Comic books, unlike music or movies, have the dual responsibility of telling a story through both graphic art and visual text. Every page is lined with with the artist's vision accompanied with text meant to both describe and narrate. Speech bubbles and narration boxes are the standard in driving forth the plot in our favorite stories.
Saga, a space opera created by Brian K. Vaughan and Fiona Staples, take this concept to a new level. For those unfamiliar with the popular Image comic, it is a science fiction tale that embodies romance and tragedy of Shakespearean proportions. We all know of the conflict of the Montagues and Capulets. Saga introduces readers to the struggles between the Landfallians and settlers of Wreath. These two societies are constantly at war, but two of their citizens miraculously find love and start a family.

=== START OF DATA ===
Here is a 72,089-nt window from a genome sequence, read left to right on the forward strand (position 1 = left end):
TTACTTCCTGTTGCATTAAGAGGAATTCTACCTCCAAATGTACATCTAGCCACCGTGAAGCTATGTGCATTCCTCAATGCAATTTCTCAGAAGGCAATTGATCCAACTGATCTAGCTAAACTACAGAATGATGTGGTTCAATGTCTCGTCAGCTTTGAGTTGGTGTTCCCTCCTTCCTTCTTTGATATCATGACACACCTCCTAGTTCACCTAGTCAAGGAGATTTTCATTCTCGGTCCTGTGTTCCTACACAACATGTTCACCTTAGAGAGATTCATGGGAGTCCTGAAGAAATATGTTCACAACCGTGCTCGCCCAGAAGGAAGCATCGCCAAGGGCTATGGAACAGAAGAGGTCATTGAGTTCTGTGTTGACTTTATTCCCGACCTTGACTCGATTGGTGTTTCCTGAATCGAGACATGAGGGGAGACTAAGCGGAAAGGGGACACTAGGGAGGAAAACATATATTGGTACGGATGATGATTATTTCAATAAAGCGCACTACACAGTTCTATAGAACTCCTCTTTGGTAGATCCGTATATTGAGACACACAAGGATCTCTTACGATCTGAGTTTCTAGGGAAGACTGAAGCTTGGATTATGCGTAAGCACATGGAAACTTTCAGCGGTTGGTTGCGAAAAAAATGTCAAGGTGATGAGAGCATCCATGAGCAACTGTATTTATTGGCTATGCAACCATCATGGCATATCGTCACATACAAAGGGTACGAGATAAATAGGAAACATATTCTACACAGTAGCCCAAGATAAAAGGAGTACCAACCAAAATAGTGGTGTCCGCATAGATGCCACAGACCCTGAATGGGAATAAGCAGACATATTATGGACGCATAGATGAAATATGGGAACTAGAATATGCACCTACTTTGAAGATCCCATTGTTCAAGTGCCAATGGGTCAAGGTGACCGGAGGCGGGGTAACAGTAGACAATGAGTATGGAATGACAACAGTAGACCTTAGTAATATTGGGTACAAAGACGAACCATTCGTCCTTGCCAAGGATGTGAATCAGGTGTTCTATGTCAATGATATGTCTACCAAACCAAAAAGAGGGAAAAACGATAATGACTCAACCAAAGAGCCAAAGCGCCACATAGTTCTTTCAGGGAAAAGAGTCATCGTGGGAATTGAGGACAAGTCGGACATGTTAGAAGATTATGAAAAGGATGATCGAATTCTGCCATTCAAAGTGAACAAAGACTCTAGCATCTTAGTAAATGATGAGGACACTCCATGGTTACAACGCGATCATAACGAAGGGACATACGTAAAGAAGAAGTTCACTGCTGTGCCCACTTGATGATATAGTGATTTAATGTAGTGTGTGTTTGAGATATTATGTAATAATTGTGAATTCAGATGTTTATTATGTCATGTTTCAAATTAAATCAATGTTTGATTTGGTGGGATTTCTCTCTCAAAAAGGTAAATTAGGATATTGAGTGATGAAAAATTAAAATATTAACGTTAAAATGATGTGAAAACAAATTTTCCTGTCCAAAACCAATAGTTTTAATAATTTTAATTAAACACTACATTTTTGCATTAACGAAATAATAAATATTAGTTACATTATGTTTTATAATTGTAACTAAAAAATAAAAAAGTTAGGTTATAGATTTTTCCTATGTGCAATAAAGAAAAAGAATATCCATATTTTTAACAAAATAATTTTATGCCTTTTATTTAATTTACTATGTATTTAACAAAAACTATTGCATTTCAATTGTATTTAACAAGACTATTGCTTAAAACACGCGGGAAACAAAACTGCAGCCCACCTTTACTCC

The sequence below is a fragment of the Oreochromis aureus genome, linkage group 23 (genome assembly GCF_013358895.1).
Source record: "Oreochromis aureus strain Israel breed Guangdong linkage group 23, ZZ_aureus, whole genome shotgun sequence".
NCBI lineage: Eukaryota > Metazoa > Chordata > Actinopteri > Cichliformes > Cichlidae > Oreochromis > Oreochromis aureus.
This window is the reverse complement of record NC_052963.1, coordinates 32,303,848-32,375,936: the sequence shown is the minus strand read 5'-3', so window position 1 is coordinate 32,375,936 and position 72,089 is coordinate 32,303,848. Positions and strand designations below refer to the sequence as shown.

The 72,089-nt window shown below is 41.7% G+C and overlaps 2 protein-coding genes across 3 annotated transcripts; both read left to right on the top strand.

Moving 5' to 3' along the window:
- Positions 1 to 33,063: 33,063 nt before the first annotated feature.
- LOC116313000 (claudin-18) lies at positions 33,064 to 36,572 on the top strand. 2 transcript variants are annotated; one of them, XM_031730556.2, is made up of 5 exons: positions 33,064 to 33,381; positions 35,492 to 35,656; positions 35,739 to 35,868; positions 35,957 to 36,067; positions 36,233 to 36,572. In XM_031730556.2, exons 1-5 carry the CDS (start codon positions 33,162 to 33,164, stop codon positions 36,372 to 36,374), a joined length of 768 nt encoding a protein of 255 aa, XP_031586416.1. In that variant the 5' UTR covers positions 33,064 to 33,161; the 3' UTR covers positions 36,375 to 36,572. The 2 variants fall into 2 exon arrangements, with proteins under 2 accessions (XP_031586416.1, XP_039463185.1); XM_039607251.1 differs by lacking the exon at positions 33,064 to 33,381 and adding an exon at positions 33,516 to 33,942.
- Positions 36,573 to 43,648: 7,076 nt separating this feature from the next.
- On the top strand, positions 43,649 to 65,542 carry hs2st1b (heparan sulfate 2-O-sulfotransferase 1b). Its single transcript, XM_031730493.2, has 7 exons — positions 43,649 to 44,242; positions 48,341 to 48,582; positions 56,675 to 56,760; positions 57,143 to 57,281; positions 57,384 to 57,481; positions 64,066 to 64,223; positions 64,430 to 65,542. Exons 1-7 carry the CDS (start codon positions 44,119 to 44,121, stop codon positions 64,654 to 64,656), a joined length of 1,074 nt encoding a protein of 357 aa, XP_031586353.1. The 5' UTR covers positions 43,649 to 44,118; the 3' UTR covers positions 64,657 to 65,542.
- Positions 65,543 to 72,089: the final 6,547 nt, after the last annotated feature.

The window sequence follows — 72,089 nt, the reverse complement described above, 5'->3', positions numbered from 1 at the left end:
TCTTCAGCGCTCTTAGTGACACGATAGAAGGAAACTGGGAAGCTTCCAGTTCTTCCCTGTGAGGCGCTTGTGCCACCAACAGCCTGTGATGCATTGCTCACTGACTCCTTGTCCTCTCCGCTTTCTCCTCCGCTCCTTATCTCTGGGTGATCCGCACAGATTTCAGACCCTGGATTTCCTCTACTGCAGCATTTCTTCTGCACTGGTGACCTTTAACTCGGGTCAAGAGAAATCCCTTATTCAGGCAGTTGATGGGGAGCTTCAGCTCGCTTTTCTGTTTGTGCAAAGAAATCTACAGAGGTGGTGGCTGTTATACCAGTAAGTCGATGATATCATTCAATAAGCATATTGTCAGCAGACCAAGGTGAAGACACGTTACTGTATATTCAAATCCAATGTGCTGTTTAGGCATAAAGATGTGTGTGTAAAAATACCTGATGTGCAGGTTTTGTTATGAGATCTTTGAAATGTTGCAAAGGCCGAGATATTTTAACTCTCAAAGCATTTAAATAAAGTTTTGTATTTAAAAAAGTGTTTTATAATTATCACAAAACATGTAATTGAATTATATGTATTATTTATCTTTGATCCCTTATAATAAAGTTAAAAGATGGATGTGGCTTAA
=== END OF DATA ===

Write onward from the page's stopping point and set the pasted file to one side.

The beings of Wreath have a native language with the fourth-wall meta name of "Blue". This language is used both for speech and using magic. Blue is presented in, you guessed it, blue text. What makes these language special is that it is written in an obscure real-world language known as Esperanto. This language was created in the late 1800s and was used to make international communication easier. To the common English reader, this language looks familiar to Romance languages such as Portuguese or Italian.
This is an incredibly creative approach to storytelling. Both the characters and the readers suffer from the race's language barrier. At the same time, the language is familiar enough for readers to pick up on the gist of the conversation. This element adds a new depth to the comic reading experience. Readers are further pulled into the story as they are immersed into the language and culture of the two warring races.